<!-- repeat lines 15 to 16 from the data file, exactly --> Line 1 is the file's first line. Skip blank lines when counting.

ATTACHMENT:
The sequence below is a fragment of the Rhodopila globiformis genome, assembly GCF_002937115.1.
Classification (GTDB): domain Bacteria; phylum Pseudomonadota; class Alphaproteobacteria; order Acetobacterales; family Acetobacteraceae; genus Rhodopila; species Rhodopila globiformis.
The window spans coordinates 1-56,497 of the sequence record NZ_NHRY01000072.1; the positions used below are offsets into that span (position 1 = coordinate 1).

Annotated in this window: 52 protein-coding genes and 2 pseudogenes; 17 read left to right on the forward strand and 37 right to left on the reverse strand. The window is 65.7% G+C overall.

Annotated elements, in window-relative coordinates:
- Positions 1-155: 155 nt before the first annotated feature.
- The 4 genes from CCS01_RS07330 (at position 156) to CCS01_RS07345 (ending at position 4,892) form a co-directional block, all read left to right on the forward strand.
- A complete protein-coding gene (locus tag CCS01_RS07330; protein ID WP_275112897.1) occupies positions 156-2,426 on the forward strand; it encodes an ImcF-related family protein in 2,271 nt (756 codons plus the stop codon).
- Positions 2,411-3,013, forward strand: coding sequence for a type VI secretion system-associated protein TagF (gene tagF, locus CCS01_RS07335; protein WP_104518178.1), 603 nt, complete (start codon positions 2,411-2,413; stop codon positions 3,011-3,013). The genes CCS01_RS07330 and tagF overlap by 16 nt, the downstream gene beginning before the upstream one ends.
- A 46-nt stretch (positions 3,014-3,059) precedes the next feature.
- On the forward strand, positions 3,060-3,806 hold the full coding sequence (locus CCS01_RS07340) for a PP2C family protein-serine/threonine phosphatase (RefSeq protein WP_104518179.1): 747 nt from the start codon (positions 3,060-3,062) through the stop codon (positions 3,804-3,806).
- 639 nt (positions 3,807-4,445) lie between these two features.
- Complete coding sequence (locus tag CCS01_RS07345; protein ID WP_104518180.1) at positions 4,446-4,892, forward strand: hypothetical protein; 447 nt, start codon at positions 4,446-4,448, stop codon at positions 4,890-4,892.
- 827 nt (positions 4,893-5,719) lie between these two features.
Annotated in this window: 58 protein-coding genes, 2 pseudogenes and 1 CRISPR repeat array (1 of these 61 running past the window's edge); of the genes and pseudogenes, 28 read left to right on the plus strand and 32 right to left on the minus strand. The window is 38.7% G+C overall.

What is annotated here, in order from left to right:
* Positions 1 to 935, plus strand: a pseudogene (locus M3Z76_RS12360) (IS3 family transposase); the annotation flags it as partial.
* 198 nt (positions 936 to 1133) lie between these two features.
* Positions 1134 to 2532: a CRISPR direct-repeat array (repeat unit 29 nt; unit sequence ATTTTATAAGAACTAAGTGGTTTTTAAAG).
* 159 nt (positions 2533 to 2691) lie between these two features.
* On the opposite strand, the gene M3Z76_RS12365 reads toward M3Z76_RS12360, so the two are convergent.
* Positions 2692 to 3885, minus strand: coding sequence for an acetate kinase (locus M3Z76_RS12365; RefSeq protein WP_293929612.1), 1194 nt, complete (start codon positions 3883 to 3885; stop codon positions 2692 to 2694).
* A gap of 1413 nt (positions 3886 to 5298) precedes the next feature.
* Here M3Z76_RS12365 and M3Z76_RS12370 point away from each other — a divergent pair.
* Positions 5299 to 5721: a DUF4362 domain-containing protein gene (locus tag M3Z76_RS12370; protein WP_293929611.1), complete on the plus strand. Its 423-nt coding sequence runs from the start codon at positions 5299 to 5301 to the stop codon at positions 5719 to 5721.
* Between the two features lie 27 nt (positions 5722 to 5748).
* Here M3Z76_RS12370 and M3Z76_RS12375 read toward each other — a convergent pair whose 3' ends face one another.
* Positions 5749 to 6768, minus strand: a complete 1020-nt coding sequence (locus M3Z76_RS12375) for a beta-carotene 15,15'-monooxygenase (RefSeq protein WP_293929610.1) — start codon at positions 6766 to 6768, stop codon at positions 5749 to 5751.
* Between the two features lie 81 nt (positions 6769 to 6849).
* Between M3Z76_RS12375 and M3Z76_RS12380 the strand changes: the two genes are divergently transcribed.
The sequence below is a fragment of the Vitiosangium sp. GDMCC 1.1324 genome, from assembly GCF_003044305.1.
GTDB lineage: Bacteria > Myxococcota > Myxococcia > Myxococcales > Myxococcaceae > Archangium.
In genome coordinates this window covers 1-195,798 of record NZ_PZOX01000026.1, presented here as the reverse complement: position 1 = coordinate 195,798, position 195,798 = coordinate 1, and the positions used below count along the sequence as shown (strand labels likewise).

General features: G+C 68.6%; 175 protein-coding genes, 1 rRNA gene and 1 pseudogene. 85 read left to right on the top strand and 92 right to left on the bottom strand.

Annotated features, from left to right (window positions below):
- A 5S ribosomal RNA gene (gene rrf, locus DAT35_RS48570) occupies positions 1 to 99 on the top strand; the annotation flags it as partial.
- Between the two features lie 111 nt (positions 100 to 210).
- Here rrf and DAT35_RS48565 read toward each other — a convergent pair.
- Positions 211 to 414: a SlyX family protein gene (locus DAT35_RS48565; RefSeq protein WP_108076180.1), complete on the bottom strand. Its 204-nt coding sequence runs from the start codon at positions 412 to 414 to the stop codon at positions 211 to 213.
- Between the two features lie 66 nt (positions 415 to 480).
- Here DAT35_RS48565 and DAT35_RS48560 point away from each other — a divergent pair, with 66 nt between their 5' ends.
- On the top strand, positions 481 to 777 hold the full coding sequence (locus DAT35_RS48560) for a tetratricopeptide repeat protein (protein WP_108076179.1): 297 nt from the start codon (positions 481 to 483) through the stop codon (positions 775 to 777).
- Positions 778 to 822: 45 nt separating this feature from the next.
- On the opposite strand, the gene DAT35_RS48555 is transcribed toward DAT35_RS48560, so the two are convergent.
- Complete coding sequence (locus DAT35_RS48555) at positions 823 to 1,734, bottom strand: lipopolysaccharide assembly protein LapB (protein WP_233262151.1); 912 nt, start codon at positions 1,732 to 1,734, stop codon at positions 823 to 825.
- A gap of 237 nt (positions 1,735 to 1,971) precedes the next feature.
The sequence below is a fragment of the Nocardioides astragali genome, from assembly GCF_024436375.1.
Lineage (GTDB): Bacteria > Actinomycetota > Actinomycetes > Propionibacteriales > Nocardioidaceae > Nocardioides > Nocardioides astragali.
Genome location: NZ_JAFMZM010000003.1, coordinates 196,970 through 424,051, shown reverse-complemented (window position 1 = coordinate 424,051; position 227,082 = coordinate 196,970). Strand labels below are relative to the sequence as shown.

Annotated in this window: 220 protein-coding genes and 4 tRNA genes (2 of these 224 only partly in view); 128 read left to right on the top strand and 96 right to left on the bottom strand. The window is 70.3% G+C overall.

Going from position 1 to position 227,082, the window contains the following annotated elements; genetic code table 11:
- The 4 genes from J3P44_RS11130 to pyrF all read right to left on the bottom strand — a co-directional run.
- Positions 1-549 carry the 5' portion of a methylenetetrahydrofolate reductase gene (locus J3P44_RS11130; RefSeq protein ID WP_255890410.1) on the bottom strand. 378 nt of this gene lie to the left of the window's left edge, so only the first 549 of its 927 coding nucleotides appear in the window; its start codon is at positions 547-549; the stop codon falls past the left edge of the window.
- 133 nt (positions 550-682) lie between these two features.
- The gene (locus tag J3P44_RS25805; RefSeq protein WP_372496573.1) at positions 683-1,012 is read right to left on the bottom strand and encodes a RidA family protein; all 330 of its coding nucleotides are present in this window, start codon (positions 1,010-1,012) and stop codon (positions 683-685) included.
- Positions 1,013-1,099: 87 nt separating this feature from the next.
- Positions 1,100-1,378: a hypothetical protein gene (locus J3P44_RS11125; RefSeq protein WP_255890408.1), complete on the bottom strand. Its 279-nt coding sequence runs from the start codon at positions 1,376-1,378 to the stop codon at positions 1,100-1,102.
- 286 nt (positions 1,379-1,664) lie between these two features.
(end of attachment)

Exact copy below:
Annotated in this window: 58 protein-coding genes, 2 pseudogenes and 1 CRISPR repeat array (1 of these 61 running past the window's edge); of the genes and pseudogenes, 28 read left to right on the plus strand and 32 right to left on the minus strand. The window is 38.7% G+C overall.

What is annotated here, in order from left to right: